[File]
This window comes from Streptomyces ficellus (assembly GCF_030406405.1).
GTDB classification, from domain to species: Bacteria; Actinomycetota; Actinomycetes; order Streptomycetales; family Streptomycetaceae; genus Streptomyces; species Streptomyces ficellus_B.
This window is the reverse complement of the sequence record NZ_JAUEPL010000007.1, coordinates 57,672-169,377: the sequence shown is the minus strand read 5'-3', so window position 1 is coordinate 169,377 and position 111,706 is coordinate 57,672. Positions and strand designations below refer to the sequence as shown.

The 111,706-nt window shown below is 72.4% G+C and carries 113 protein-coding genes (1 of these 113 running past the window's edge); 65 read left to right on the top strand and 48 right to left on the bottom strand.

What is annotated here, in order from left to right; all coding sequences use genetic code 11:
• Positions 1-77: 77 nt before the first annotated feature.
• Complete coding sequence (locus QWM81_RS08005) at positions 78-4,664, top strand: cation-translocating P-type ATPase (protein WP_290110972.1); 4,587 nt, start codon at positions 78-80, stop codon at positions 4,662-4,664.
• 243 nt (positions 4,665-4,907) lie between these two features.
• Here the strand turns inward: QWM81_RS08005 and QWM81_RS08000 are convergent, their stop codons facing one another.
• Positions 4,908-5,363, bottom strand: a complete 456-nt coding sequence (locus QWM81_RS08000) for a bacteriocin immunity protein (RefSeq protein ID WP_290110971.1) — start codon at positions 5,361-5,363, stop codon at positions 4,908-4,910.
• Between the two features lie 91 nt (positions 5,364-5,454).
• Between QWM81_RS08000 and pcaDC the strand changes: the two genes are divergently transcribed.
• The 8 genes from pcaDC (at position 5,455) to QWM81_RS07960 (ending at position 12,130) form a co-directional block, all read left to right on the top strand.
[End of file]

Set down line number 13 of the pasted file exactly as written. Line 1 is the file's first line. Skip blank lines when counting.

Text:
• The 8 genes from pcaDC (at position 5,455) to QWM81_RS07960 (ending at position 12,130) form a co-directional block, all read left to right on the top strand.